The recent emergence of satellite-based sea surface salinity (SSS) measurements provides new opportunities for oceanographic research on freshwater influence in coastal environments. Several products currently exist from multiple observing platforms and processing centers, making product selection for different uses challenging. Here we evaluate four popular SSS datasets in the Gulf of Mexico (GoM) to characterize the error in each product versus in-situ observations: Two products from NASA’s Soil Moisture Active Passive (SMAP) mission, processed by Remote Sensing Systems (REMSS) (40 km and 70 km); one SMAP 60 km product from the Jet Propulsion Laboratory (JPL); and one 60 km product from ESA’s Soil Moisture Ocean Salinity (SMOS) mission. Overall, the four products are remarkably consistent on seasonal time scales, reproducing dominant salinity features. Towards the coast, 3 of the 4 products (JPL SMAP, REMSS 40 km SMAP, and SMOS) show increasing salty biases (reaching 0.7–1 pss) and Root Mean Square Error (RMSD) (reaching 1.5–2.5 pss), and a decreasing signal to noise ratio from 3 to 1. REMSS 40 km generally shows a lower RMSD than other products (~0.5 vs. ~1.1 pss) in the nearshore region. However, at some buoy locations, SMOS shows the lowest RMSD values, but has a higher bias overall (>0.2 vs. <0.1 pss). The REMSS 70km product is not consistent in terms of data availability in the nearshore region and performs poorly within 100 km of the coast, relative to other products. Additional analysis of the temporal structure of the errors over a range of scales (8/9-day to seasonal) shows significantly decreasing RMSD with increasing timescales across products.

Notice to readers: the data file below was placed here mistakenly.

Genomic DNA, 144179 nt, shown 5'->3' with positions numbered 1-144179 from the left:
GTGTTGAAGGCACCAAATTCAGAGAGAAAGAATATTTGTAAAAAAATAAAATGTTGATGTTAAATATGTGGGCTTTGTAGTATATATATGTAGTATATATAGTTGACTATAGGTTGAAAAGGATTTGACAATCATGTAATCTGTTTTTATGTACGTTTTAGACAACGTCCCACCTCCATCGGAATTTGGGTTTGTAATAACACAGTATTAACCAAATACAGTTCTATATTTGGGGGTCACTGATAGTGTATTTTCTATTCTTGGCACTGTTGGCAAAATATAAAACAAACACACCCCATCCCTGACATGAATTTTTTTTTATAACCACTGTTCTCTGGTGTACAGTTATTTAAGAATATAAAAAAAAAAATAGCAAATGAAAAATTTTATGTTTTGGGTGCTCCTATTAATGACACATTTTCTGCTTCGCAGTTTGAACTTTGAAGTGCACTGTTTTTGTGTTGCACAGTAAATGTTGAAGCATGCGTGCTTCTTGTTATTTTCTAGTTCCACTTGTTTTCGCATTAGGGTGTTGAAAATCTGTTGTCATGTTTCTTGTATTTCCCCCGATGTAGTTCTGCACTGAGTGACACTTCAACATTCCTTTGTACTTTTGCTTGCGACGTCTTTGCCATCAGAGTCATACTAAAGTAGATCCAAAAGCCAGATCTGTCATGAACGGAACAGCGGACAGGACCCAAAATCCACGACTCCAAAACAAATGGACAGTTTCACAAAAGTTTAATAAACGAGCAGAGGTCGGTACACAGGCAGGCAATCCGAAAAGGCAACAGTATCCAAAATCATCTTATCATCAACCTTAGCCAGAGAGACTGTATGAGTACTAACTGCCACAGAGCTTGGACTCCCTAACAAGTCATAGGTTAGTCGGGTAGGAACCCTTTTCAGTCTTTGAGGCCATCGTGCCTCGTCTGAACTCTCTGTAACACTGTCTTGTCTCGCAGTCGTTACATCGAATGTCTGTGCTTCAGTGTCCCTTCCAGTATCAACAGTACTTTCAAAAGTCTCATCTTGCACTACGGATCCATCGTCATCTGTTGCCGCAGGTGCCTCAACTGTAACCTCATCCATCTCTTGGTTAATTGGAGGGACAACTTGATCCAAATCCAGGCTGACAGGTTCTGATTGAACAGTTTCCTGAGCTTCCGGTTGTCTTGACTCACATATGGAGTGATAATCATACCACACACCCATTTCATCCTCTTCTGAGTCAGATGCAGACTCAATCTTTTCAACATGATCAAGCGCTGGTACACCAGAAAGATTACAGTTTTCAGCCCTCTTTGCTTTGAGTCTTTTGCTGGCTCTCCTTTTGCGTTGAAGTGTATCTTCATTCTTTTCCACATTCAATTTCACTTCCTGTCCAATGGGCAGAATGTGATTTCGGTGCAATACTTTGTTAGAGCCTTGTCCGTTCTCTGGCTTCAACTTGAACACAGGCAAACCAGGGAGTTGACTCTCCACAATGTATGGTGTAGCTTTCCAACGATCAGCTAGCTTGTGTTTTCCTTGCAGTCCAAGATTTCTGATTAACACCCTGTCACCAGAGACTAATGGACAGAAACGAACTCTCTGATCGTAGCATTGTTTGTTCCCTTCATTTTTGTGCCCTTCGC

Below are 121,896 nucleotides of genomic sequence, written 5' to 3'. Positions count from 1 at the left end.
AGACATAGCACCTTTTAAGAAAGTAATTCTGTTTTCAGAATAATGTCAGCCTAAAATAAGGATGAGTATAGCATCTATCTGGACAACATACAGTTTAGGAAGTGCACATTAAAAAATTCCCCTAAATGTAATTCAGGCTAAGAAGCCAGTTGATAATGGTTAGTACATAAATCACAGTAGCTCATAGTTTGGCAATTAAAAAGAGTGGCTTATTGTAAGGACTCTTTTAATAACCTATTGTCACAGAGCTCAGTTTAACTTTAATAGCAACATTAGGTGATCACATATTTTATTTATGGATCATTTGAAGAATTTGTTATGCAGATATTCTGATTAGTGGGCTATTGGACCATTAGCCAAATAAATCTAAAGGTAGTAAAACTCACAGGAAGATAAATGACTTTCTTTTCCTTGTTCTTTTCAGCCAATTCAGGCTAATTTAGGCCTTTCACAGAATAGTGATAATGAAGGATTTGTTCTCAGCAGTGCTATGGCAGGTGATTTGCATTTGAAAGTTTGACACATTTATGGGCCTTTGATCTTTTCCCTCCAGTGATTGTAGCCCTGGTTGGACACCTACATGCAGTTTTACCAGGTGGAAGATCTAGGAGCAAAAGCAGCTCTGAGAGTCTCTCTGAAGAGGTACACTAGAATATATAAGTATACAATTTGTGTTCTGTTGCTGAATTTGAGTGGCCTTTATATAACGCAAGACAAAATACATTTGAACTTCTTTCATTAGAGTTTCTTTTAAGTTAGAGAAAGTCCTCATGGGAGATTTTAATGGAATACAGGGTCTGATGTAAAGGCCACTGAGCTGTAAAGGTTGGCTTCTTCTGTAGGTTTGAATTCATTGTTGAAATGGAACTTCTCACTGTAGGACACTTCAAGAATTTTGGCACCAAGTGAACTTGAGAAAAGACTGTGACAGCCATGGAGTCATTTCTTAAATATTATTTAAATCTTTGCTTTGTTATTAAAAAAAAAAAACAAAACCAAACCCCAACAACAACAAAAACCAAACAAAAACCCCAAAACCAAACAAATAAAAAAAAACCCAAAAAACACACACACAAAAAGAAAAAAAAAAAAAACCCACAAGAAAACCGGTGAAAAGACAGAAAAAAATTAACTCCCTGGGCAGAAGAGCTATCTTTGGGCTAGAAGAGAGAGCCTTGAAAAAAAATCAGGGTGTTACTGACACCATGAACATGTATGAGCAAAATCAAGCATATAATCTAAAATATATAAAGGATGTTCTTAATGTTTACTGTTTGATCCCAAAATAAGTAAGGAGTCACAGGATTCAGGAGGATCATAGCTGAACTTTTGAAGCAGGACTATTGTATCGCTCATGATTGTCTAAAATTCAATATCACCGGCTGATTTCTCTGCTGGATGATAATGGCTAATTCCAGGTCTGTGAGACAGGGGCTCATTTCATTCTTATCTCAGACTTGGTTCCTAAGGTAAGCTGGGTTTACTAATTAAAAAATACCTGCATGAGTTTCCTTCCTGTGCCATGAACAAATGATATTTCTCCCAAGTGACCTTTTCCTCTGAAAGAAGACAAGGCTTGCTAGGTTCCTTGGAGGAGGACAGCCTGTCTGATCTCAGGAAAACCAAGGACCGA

This is an open access article distributed under the Creative Commons Attribution License
which permits unrestricted use, distribution, and reproduction in any medium, provided the original work is properly cited